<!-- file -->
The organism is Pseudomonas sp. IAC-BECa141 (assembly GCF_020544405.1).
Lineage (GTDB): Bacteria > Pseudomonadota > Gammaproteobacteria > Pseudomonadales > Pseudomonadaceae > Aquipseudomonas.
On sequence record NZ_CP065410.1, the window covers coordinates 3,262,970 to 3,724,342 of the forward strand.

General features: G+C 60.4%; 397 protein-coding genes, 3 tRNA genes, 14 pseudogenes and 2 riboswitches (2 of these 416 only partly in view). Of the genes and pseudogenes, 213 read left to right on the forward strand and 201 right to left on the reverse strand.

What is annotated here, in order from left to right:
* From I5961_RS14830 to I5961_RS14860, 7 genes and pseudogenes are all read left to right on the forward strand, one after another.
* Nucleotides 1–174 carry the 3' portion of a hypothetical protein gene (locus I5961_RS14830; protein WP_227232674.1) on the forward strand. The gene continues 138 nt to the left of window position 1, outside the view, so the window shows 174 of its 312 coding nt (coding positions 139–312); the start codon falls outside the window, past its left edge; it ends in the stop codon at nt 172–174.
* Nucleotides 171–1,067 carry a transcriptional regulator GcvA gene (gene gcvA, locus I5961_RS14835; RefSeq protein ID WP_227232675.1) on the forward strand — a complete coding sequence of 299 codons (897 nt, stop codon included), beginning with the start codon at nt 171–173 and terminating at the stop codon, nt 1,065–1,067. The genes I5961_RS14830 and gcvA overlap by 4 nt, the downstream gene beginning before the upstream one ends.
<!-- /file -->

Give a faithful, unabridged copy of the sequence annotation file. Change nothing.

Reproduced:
The organism is Pseudomonas sp. IAC-BECa141 (assembly GCF_020544405.1).
Lineage (GTDB): Bacteria > Pseudomonadota > Gammaproteobacteria > Pseudomonadales > Pseudomonadaceae > Aquipseudomonas.
On sequence record NZ_CP065410.1, the window covers coordinates 3,262,970 to 3,724,342 of the forward strand.

General features: G+C 60.4%; 397 protein-coding genes, 3 tRNA genes, 14 pseudogenes and 2 riboswitches (2 of these 416 only partly in view). Of the genes and pseudogenes, 213 read left to right on the forward strand and 201 right to left on the reverse strand.

What is annotated here, in order from left to right:
* From I5961_RS14830 to I5961_RS14860, 7 genes and pseudogenes are all read left to right on the forward strand, one after another.
* Nucleotides 1–174 carry the 3' portion of a hypothetical protein gene (locus I5961_RS14830; protein WP_227232674.1) on the forward strand. The gene continues 138 nt to the left of window position 1, outside the view, so the window shows 174 of its 312 coding nt (coding positions 139–312); the start codon falls outside the window, past its left edge; it ends in the stop codon at nt 172–174.
* Nucleotides 171–1,067 carry a transcriptional regulator GcvA gene (gene gcvA, locus I5961_RS14835; RefSeq protein ID WP_227232675.1) on the forward strand — a complete coding sequence of 299 codons (897 nt, stop codon included), beginning with the start codon at nt 171–173 and terminating at the stop codon, nt 1,065–1,067. The genes I5961_RS14830 and gcvA overlap by 4 nt, the downstream gene beginning before the upstream one ends.